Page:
Remake films always have it tough – the audiences don’t want a different take on a familiar story; the cast and crew are either following someone else’s footsteps or are trying too hard to steer away from it. And then there’s the story itself – some movies get stale and outdated when they’re remade (what were they thinking); while others – are timeless tales, and will flourish in capable hands. This remake is such a story – it worked in early 70s with Gene Wilder, and it works just as well with Johnny Depp, no doubt benefiting from the wild imaginations of Tim Burton and Johnny Depp.
Burton’s films have a quality about them – at their worst you can just hit mute, sit back and soak up all the visuals – the sets, the costumes, the long shots, and the digital trickery. When I say “their worst” I mean “Planet of the Apes” and “Mars Attacks”. Great, entertaining films that could have used a better script and possibly better cast. Everything else Tim touches – is pretty much priceless. Not always understood, but definitely memorable. So here’s my bias, and I bet I’m not alone in this admiration. If you thought for a second that original Batman was a marvel, despite the darkness; that Edward Scissorhands was infinitely tragic despite “Avon lady” sugary tone; that “Big Fish” is a film for all fathers and sons to cherish – you will agree that Burton is a guy with a solid vision. And the fact that almost every one of his movies has a fantasy/magic theme only makes this choice of movie better. Burton is great at telling us fairy tales, especially dark ones, so why not explore the corners of Roald Dahl’s book?
The plot of the movie is a rehash of the book, and anyone who read it (or remembers the 1971 movie version) would know every scene by heart. The film does not go off into any uncharted territory, and faithfully goes from set to set, adding a new flavour to every encounter. Perhaps this may feel like “by the numbers” remake, but the visuals take off on their own, and you immediately forget about the original. From the opening sequence we know it’s a world where anything is possible. The gravity-defying dilapidated house; the family of six (plus one) living on one room; the chocolate factory are all presented so well that we plunge into the adventure and accept everything else without doubt. When later in the movie the kids begin to transform (in rather unpleasant ways) we believe it, and laugh at their misfortune, even though it’s somewhat painful to look at.
The tone is much darker from the original, there are fewer songs, but boy what musical numbers they make. Deep Roy should get an award for the best straight-laced man (and sometimes, a woman) performance. He’s digitally multiplied into dozens of Oompa Loompas, so the choreography is perfect. The kids are still the same brats they were 30 years ago, but this time they’re a bit more menacing, and their “rewards” is just as frightening. Gone is the sweet abandon of Gene Wilder, and instead we have a guy who cannot hide his resentment of kids and families – even though he tries. Gene Wilder’s Willy Wonka was a bit more colourful and better balanced.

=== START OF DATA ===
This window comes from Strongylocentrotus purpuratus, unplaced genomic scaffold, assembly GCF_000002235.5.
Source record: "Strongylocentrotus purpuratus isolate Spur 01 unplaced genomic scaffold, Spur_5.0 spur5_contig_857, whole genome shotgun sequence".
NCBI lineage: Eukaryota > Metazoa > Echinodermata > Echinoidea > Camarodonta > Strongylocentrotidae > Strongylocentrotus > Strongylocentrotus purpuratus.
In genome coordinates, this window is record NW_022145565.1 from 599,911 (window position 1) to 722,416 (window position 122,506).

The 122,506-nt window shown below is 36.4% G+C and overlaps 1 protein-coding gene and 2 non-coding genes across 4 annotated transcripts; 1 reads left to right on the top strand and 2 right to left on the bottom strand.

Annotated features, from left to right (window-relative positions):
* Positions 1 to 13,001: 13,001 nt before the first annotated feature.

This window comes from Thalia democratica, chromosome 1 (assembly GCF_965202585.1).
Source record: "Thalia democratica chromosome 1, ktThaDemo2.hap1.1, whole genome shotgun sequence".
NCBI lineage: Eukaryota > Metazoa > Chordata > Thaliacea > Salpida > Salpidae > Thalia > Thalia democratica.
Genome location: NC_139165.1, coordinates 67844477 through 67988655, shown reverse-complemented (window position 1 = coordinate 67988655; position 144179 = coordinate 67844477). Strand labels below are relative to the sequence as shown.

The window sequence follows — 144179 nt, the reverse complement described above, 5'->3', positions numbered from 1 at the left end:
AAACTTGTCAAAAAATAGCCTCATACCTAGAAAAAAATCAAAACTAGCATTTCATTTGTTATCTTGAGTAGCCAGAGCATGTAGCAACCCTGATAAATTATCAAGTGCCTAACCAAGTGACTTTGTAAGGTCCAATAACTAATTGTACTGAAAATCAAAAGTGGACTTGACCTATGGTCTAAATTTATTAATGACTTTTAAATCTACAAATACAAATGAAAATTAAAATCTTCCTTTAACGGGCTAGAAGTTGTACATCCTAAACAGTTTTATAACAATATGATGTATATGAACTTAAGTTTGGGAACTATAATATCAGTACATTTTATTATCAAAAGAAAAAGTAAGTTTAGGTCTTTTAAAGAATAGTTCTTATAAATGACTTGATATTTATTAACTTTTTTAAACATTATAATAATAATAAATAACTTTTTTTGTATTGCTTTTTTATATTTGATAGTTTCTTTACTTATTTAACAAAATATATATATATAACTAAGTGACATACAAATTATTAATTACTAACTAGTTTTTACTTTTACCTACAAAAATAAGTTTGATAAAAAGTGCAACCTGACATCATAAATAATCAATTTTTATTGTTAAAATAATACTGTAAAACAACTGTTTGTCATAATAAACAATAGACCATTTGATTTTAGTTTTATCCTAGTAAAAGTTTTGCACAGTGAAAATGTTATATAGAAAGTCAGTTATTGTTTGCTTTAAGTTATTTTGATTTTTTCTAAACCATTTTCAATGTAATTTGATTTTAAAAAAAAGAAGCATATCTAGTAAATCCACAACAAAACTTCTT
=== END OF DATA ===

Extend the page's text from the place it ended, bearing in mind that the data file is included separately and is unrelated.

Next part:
Johhny Depp really steals the movie (once you get used to out-of-this world visuals, and incredible factory contraptions). He creates a completely new persona (some people compare him to Michael Jackson – with obvious sexual overtones). He is a businessman, but his clientele is capricious, immature and self-centered. It makes sense that he acts just like the kids, but doesn’t see it, and doesn’t think it’s all playfulness. Wilder’s gayness is replaces with Depp’s coldness, and it works for the movie. You can be menacing and still come off as harmlessly eccentric.
Charlie Buckett (Freddie Highmore) who has played opposite Depp in “Finding Neverland” is adorable as a kid who’s growing up way too soon, skipping the best years of his life, and now has a chance to have a fun adventure just like his peers. He lights up every scene, and is obviously a sharp contrast from the other bratty kids who win the lottery. Charlie deserves to get a glimpse into Wonka factory, but it doesn’t mean he won’t get scared along the way.
The movie works in a few ways – sometimes in parallel universes. The moral lessons are clear and powerful – the kids in the theater were upset when “movie” kids were punished, but understood why. However, the visuals, and the sets were so outstanding that I kept tuning out and just admiring the backgrounds instead of paying attention to the dialogue or song lyrics. This amount of work needs to be admired separately from the rest of the movie.
Charlie and the Chocolate Factory is the same book, told differently. Darker, more cynical and incredibly more visual – it’s almost an overkill, but it works well. I think it’s possible to like both movies just the same, even though you walk away with different moods from them. Catch it when it comes to DVD – it should be a worthy set.